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The underemployed: evidence from the UK labour force survey for a conditionally gendered top-down model?

Cam, Surhan 2014. The underemployed: evidence from the UK labour force survey for a conditionally gendered top-down model? Journal of Social Science Studies 1 (2) , pp. 47-65.

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Abstract

Systematic research into underemployment is limited in Britain and specific analyses of its relation to work-status are largely missing from the academic debate. The present study explores the impact of work-status on underemployment along with references to demographic indicators. We examine Labour Force Survey data through logistic regressions. Our results fit into what one might call a conditionally gendered top-down model: As measured by work-place characteristics, work-contracts and occupational levels, one’s status at work inversely correlates with the likelihood of underemployment. Such a top-down propensity largely reflects a decline in demand for lower skills in the UK since the beginning of the recession in 2008. The model also has a gendered character which helps explain a relatively higher rise in female underemployment amid the economic downturn. However, this character rather takes a conditional form due to opposite gender disparities in different work settings. In female-dominated works including sales, customer services and part-time jobs, for example, women’s underemployment is lower than men’s, but it is higher in elementary occupations, especially because of glass-ceiling.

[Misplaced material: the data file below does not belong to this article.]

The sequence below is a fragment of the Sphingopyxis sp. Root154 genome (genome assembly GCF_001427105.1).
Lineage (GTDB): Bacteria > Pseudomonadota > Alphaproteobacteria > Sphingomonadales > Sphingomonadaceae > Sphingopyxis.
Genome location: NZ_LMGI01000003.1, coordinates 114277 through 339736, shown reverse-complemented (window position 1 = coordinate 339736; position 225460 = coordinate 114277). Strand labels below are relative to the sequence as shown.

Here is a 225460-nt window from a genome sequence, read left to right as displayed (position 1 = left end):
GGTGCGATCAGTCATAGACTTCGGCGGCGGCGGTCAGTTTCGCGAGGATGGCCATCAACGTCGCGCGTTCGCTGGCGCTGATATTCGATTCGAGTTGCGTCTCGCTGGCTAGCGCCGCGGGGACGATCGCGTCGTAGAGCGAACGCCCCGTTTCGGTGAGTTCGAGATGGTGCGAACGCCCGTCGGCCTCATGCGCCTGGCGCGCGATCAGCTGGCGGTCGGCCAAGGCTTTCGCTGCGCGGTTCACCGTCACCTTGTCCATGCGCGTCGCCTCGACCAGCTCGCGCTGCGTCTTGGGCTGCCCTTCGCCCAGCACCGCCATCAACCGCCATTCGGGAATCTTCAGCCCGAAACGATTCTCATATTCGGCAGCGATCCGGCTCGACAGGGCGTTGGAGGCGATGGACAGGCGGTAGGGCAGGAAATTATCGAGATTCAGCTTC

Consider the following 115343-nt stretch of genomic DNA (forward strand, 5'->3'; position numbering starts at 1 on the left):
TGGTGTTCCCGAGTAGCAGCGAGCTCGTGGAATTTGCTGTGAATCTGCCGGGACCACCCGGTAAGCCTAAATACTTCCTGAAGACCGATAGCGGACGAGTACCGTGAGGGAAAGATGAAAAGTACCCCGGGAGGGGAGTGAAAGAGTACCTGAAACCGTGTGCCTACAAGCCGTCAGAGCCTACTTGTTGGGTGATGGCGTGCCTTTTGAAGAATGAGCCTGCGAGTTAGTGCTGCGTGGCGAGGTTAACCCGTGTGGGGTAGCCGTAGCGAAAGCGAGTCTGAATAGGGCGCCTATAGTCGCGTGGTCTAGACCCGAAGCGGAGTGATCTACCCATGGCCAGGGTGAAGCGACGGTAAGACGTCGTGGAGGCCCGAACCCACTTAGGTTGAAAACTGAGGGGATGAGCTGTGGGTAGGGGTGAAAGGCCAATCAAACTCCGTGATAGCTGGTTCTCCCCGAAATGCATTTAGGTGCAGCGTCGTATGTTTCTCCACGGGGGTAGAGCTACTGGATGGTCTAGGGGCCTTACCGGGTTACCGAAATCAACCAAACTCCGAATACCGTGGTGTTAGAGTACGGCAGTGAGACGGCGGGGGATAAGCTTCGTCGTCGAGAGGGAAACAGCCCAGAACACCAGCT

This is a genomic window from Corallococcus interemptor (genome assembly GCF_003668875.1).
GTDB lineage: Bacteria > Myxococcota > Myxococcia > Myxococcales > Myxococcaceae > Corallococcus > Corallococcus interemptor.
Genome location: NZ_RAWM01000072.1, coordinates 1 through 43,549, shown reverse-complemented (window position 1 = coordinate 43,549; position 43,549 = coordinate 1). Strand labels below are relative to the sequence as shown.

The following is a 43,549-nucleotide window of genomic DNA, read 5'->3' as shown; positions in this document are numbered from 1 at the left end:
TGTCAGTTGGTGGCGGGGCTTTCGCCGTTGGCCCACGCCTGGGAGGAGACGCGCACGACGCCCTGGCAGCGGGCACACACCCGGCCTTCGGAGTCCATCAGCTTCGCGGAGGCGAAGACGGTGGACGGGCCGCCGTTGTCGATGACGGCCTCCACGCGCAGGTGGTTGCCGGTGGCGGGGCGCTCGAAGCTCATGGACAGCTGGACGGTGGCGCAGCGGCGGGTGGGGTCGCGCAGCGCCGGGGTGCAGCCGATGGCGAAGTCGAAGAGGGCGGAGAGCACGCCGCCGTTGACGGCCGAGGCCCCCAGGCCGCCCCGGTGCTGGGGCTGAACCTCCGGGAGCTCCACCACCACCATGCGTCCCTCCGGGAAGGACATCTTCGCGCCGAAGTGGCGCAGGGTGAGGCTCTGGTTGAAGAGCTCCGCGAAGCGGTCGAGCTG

Item Type: Article
Date Type: Publication
Status: Published
Schools: Social Sciences (Includes Criminology and Education)
Subjects: H Social Sciences > HD Industries. Land use. Labor
H Social Sciences > HN Social history and conditions. Social problems. Social reform
Uncontrolled Keywords: Underemployment, Work-Status, Gender, Recession, Precarious Work
Publisher: Macrothink Institute
ISSN: 2329-9150
Date of First Compliant Deposit: 30 March 2016
Date of Acceptance: 23 January 2014
Last Modified: 20 Feb 2019 14:18
URI: http://orca-mwe.cf.ac.uk/id/eprint/67809

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